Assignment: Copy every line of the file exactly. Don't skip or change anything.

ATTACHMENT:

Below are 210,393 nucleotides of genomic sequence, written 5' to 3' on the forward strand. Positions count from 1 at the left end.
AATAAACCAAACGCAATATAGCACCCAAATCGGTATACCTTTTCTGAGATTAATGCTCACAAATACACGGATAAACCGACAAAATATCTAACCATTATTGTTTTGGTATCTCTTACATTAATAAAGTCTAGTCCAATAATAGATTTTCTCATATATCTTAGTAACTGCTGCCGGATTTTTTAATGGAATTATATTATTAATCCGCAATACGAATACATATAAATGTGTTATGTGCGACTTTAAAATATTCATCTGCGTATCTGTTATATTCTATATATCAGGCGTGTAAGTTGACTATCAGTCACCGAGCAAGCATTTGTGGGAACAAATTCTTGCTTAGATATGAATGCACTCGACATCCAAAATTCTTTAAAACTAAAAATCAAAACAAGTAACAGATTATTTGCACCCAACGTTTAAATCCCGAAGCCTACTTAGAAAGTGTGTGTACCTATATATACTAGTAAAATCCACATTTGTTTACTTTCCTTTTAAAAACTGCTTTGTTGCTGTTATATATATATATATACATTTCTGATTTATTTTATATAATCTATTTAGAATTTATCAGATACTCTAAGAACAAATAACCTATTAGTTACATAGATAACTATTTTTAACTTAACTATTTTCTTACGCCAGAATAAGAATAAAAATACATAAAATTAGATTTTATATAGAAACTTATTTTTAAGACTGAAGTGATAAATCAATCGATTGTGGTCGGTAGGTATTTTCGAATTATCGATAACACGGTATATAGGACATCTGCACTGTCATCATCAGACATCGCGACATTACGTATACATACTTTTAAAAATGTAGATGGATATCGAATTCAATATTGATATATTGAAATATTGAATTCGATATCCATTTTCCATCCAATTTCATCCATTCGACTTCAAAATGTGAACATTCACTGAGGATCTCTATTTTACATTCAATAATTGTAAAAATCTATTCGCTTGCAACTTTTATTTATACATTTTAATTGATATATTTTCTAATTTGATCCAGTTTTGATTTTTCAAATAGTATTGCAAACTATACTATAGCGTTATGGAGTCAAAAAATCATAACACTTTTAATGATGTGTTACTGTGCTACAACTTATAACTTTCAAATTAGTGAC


Below are 210,393 nucleotides of genomic sequence, written 5' to 3' on the forward strand. Positions count from 1 at the left end.
AATAAACCAAACGCAATATAGCACCCAAATCGGTATACCTTTTCTGAGATTAATGCTCACAAATACACGGATAAACCGACAAAATATCTAACCATTATTGTTTTGGTATCTCTTACATTAATAAAGTCTAGTCCAATAATAGATTTTCTCATATATCTTAGTAACTGCTGCCGGATTTTTTAATGGAATTATATTATTAATCCGCAATACGAATACATATAAATGTGTTATGTGCGACTTTAAAATATTCATCTGCGTATCTGTTATATTCTATATATCAGGCGTGTAAGTTGACTATCAGTCACCGAGCAAGCATTTGTGGGAACAAATTCTTGCTTAGATATGAATGCACTCGACATCCAAAATTCTTTAAAACTAAAAATCAAAACAAGTAACAGATTATTTGCACCCAACGTTTAAATCCCGAAGCCTACTTAGAAAGTGTGTGTACCTATATATACTAGTAAAATCCACATTTGTTTACTTTCCTTTTAAAAACTGCTTTGTTGCTGTTATATATATATATATACATTTCTGATTTATTTTATATAATCTATTTAGAATTTATCAGATACTCTAAGAACAAATAACCTATTAGTTACATAGATAACTATTTTTAACTTAACTATTTTCTTACGCCAGAATAAGAATAAAAATACATAAAATTAGATTTTATATAGAAACTTATTTTTAAGACTGAAGTGATAAATCAATCGATTGTGGTCGGTAGGTATTTTCGAATTATCGATAACACGGTATATAGGACATCTGCACTGTCATCATCAGACATCGCGACATTACGTATACATACTTTTAAAAATGTAGATGGATATCGAATTCAATATTGATATATTGAAATATTGAATTCGATATCCATTTTCCATCCAATTTCATCCATTCGACTTCAAAATGTGAACATTCACTGAGGATCTCTATTTTACATTCAATAATTGTAAAAATCTATTCGCTTGCAACTTTTATTTATACATTTTAATTGATATATTTTCTAATTTGATCCAGTTTTGATTTTTCAAATAGTATTGCAAACTATACTATAGCGTTATGGAGTCAAAAAATCATAACACTTTTAATGATGTGTTACTGTGCTACAACTTATAACTTTCAAATTAGTGAC